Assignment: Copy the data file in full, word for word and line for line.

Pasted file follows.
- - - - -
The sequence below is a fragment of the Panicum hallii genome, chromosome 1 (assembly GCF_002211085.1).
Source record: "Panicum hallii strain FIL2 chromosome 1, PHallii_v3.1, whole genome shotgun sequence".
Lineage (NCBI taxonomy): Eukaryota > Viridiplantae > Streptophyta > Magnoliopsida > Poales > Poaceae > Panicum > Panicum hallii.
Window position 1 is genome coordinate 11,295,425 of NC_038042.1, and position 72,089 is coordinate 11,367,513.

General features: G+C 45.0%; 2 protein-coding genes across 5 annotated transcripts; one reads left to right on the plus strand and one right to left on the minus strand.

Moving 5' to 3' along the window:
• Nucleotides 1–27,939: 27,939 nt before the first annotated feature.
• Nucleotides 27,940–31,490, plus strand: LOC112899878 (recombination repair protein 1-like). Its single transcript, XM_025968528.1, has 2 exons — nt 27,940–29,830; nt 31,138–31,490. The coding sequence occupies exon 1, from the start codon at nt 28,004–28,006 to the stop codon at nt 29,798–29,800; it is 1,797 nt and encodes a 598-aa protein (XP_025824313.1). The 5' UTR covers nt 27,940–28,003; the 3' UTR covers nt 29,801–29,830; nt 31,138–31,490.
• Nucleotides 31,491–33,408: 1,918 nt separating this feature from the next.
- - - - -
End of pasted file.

The sequence below is a fragment of the Panicum hallii genome, chromosome 1 (assembly GCF_002211085.1).
Source record: "Panicum hallii strain FIL2 chromosome 1, PHallii_v3.1, whole genome shotgun sequence".
Lineage (NCBI taxonomy): Eukaryota > Viridiplantae > Streptophyta > Magnoliopsida > Poales > Poaceae > Panicum > Panicum hallii.
Window position 1 is genome coordinate 11,295,425 of NC_038042.1, and position 72,089 is coordinate 11,367,513.

General features: G+C 45.0%; 2 protein-coding genes across 5 annotated transcripts; one reads left to right on the plus strand and one right to left on the minus strand.

Moving 5' to 3' along the window:
• Nucleotides 1–27,939: 27,939 nt before the first annotated feature.
• Nucleotides 27,940–31,490, plus strand: LOC112899878 (recombination repair protein 1-like). Its single transcript, XM_025968528.1, has 2 exons — nt 27,940–29,830; nt 31,138–31,490. The coding sequence occupies exon 1, from the start codon at nt 28,004–28,006 to the stop codon at nt 29,798–29,800; it is 1,797 nt and encodes a 598-aa protein (XP_025824313.1). The 5' UTR covers nt 27,940–28,003; the 3' UTR covers nt 29,801–29,830; nt 31,138–31,490.
• Nucleotides 31,491–33,408: 1,918 nt separating this feature from the next.